schedules and number lines. Use and apply fractional computation to problems involving length. Understanding the problem Devising a plan Implementing the plan Looking back. Time 1. simple sentences. Length 1. 1 2 21 (9-13 Jun ) of 4 km. 1 2 km 0 1 2 3 4 . y Teacher guides pupils to solve problems following Polya¶s four-step model of 1. 5. (i) Compute length from a situation expressed in fraction. 6. Understanding the problem Devising a plan Implementing the plan Looking back. 20 (20-23 May ) EXAM y Use scaled number lines or paper strips to model situations expressed in fractions. (iii) Solve problem in real context involving computation of time duration. (ii) Compute time period from situations expressed in fractions of duration. Computation of length 1. y Teacher guides pupils to solve problems following Polya¶s four-step model of 1. 4. tables or pictures. Use and apply knowledge of time to find the duration. 6. 18 (5-9 May 19 (12-16 May ) y Pupils find the duration from the start to the end of an event from a given situation with the aid of the calendar.in the usual proper manner by writing number sentences in the vertical form. 3. Money 1. Duration 1. (ii) Solve problems in real context involving computation of money. Money up to RM10 million 1. 3. y Pose problems involving money in numerical form. Use and apply knowledge of time to find the duration. 4. 2. Time 1. Use and apply number sense in real context involving money. simple sentences. (i) Calculate the duration of an event in between a) b) c) months years dates. 2. y Pose problems involving computation of time in numerical form. 7. tables or pictures. Duration 1.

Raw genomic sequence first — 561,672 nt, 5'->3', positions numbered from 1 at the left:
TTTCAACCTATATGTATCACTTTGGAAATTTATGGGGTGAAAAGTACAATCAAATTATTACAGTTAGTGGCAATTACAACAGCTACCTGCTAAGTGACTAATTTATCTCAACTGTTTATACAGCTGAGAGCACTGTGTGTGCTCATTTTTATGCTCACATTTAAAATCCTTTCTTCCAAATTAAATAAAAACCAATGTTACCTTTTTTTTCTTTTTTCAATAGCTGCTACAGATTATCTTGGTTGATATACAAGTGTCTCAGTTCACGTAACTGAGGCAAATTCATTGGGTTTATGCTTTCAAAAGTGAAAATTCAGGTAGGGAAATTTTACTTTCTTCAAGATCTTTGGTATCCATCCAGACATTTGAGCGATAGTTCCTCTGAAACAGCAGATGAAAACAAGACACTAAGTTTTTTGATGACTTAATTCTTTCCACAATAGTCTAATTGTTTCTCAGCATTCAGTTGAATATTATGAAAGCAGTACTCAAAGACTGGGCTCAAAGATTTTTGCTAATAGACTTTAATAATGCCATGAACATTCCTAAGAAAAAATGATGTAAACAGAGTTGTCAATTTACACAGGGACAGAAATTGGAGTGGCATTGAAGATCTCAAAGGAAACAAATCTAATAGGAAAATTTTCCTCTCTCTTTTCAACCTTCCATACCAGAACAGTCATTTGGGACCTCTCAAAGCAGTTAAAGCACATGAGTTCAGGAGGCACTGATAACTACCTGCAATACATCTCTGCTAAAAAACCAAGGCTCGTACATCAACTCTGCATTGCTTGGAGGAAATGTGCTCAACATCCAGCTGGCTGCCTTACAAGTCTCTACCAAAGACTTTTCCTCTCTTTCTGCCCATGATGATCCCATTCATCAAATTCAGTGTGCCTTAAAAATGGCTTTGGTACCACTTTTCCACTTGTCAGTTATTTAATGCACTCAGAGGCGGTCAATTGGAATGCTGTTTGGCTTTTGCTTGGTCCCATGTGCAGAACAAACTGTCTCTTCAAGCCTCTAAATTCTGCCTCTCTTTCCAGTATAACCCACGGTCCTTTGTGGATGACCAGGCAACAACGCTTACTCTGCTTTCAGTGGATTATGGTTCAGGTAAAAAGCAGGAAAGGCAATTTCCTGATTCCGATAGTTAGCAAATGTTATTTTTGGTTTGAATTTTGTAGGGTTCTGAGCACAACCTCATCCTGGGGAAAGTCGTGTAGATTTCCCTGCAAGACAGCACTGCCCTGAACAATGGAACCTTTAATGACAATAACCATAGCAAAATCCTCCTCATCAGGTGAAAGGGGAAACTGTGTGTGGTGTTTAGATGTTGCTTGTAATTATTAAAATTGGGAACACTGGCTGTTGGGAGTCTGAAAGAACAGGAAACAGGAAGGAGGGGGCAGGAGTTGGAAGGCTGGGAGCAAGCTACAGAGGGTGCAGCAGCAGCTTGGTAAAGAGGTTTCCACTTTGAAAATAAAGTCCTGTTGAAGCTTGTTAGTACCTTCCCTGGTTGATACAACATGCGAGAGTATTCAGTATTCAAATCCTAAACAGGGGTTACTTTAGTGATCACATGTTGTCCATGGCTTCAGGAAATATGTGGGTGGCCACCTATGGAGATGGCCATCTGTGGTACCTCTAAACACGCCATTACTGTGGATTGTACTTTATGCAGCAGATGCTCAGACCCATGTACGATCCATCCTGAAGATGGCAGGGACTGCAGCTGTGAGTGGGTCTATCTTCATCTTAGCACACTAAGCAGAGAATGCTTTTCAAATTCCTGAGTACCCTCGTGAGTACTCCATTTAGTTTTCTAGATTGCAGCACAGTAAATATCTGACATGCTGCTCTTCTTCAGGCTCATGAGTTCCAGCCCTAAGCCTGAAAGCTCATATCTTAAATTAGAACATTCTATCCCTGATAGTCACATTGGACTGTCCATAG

21 (9-13 Jun ) 8. Computation of liquid 1. Computation of mass 22 (16-20 Jun ) 1. 3. y Pose problems involving computation of mass in numerical form. (ii) Solve problem in real context involving computation of length. Computation of mass 1. 4. (i) Compute mass from a situation expressed in fraction. Mass 1. Use and apply fractional computation to problems involving volume of liquid. Volume of liquid 1. 2. weights and an improvised fractional scale to verify computations of mass. (i) Compute volume of liquid from a situation expressed in fraction 4. 22 (16-20 Jun ) 0 1 4 1 2 3 4 50 g 1 100 g 8. 2. y Use the spring balance. y Pose problems involving computation of length in numerical form. 3. Use and apply fractional computation to problems involving mass. Understanding the problem Devising a plan Implementing the plan Looking back. Use and apply fractional computation to problems involving length. simple sentences. Looking back. Understanding the problem Devising a plan Implementing the plan 23 (23-27 Jun ) 9. tables or pictures.7. 0 100 ml 1 4 1 2 3 4 25 ml 1 . simple sentences. y Teacher guides pupils to solve problems following Polya¶s four-step model of 1. Use and apply fractional computation to problems involving mass. y Use the measuring cylinder and an improvised fractional scale to verify computations of volumes of liquid. (ii) Solve problem in real context involving computation of mass. Computation of length 1. Mass 1. tables or pictures. Length 1. y Teacher guides pupils to solve problems following Polya¶s four-step model of 1.